- Syrian rebels shot down a military helicopter in the country's east, killing eight government troops on board as President Bashar Assad's troops battled opposition forces inside a sprawling military air base in the north for the second straight day, activists said yesterday.
The downing of the helicopter was a welcome victory for rebels fighting to oust Assad as the two sides remain locked in stalemate in the more than 2-year-old conflict.
In Geneva, a U.N. commission probing alleged war crimes and other abuses in Syria yesterday distanced itself from claims by one of its members that Syrian rebels have used the nerve agent sarin, but not the regime.
The panel said it has no conclusive evidence about the alleged use of sarin as chemical weapons.
WASHINGTON - A bipartisan Senate immigration bill would cost the government a net $6.3 trillion over the next 50 years to provide benefits for millions of people now living in the U.S. illegally, the Heritage Foundation said in a report yesterday, setting off a fierce dispute with fellow conservatives who attacked the study as flawed and political.
The Heritage study said immigrants granted new legal status under the bill would eat up more than $9 trillion in health, education, retirement and other benefits over their lifetime, while contributing only about $3 trillion in taxes.
Republicans and conservative groups who support the bill quickly countered that the study failed to measure broader economic benefits from an immigration overhaul, including a more robust workforce that would boost the gross domestic product.
BERLIN - German authorities say they have arrested a 93-year-old alleged former Auschwitz guard who once lived in the United States on suspicion of accessory to murder.
Hans Lipschis was taken into custody yesterday after prosecutors concluded there was "compelling evidence" he was involved in crimes at Auschwitz while there from 1941 to 1945.
Lipschis acknowledges he served with the Nazi SS in the notorious death camp, but claims he was only a cook. Lipschis was deported from the U.S. in 1983 for lying about his Nazi past when he immigrated to Chicago in the 1950s after the war.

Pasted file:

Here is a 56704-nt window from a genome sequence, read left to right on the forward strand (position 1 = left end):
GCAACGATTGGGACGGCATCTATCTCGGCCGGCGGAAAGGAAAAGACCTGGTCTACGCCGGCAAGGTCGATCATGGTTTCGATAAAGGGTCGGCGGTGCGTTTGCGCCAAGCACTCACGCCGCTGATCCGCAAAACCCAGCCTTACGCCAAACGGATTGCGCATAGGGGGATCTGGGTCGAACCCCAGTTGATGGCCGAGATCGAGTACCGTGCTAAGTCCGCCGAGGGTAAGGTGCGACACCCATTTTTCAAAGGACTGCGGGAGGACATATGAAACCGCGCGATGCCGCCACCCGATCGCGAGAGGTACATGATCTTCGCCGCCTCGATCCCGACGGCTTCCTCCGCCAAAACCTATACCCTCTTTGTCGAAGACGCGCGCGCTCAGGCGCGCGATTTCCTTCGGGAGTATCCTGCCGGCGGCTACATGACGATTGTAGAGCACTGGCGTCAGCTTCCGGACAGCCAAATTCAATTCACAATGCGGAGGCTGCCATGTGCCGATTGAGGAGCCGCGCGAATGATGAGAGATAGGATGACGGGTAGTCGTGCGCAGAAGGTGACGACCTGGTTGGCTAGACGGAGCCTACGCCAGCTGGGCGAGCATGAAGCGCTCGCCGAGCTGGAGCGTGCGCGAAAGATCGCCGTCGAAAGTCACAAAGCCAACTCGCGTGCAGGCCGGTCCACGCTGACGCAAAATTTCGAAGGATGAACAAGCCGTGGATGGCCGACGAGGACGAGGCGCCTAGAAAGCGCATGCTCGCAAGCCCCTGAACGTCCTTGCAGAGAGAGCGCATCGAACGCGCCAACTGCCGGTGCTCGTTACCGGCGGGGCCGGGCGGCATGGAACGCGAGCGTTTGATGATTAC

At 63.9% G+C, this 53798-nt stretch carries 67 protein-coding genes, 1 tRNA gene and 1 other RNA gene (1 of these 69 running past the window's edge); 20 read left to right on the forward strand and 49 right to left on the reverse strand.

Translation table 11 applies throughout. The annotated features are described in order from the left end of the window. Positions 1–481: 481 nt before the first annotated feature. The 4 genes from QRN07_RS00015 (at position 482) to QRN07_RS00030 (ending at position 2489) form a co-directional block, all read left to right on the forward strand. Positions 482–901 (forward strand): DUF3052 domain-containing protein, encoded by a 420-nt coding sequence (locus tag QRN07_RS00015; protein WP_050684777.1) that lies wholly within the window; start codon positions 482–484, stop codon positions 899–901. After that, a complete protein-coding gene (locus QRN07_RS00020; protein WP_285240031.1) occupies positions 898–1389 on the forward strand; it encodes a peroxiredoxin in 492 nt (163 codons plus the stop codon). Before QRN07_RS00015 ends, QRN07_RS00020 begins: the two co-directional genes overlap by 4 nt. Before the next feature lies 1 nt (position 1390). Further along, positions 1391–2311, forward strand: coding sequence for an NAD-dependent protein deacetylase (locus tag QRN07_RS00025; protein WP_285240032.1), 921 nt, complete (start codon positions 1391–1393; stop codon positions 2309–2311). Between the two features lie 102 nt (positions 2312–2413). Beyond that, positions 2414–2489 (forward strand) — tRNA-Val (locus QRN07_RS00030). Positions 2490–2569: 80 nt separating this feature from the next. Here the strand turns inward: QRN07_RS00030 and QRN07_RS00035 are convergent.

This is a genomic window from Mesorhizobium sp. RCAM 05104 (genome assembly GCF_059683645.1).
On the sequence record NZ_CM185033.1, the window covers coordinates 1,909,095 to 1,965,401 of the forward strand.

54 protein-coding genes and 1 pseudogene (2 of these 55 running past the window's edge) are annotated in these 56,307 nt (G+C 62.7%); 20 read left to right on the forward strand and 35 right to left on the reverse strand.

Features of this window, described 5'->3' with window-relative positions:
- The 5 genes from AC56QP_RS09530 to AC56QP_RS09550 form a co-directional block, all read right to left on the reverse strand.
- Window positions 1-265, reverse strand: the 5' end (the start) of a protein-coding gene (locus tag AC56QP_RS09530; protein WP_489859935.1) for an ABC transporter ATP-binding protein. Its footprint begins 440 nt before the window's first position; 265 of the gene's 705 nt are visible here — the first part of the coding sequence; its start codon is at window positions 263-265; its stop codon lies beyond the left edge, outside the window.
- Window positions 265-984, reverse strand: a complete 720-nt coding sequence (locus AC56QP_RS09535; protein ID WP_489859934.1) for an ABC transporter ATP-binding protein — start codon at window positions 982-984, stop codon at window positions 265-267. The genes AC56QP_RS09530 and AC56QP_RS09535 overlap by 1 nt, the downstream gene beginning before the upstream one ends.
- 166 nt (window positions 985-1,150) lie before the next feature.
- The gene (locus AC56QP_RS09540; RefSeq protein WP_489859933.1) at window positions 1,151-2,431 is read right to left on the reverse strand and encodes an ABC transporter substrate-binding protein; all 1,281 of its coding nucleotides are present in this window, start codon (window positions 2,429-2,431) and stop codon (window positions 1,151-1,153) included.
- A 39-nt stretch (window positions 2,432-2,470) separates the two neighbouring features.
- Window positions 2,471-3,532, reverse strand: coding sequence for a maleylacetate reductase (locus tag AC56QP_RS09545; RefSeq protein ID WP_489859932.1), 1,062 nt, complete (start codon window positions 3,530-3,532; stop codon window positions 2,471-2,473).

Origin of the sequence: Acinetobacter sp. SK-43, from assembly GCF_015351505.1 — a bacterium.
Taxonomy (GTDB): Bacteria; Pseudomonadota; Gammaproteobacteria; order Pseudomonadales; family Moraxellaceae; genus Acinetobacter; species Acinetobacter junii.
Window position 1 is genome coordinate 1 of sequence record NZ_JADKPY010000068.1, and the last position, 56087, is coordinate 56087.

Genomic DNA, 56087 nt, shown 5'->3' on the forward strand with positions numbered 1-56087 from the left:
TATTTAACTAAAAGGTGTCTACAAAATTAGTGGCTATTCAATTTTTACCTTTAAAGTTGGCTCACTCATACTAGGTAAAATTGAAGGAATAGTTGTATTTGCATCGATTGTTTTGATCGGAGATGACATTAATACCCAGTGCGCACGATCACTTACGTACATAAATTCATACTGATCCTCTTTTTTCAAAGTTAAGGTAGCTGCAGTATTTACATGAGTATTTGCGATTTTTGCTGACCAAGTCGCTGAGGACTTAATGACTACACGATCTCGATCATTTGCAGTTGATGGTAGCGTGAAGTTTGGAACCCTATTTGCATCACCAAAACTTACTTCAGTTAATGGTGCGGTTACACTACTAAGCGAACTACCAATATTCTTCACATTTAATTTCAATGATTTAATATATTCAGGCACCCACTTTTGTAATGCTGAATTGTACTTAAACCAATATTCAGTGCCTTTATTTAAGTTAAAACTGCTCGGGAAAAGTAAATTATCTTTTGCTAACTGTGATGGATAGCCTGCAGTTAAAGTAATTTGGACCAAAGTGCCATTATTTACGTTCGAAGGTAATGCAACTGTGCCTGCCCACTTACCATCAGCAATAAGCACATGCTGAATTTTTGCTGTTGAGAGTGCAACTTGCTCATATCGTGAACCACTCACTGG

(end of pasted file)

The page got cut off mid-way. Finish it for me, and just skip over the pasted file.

- Bangladeshi police are investigating possible murder charges against the owner of a shoddily built factory that collapsed nearly two weeks ago after the wife of a garment worker crushed in the accident filed a complaint.
The development comes as officials said yesterday that the death toll from the country's worst industrial disaster had reached 675.
Sheuli Akter, the wife of Jahangir Alam, filed the complaint with Dhaka magistrate Wasim Sheikh, saying her husband and other workers were "pushed toward death" by building owner Mohammed Sohel Rana and two others.
WASHINGTON - The Senate sided with traditional retailers and financially strapped state and local governments yesterday by passing a bill that would widely subject online shopping - for many a largely tax-free frontier - to state sales taxes.
The Senate passed the bill by a vote of 69 to 27, getting support from Republicans and Democrats alike. But opposition from some conservatives who view it as a tax increase will make it a tougher sell in the House. President Barack Obama has conveyed his support for the measure.
Under current law, states can only require retailers to collect sales taxes if the store has a physical presence in the state.
FORT MEADE, Md.
- Government secrecy reaches a new level this week in the court-martial of Army Pfc. Bradley Manning, an intelligence analyst who sent 700,000 classified U.S. documents to the WikiLeaks website.
A military judge, Col. Denise Lind, has ordered what prosecutors say is an unprecedented closed hearing tomorrow at Fort Meade to help her decide how much of Manning's upcoming trial should be closed to protect national security.
An unidentified prosecution witness will testify during that closed hearing in a "dry run." Defense attorneys say that could allow the judge to find ways to avoid closing the courtroom to the public during the presentation of classified evidence.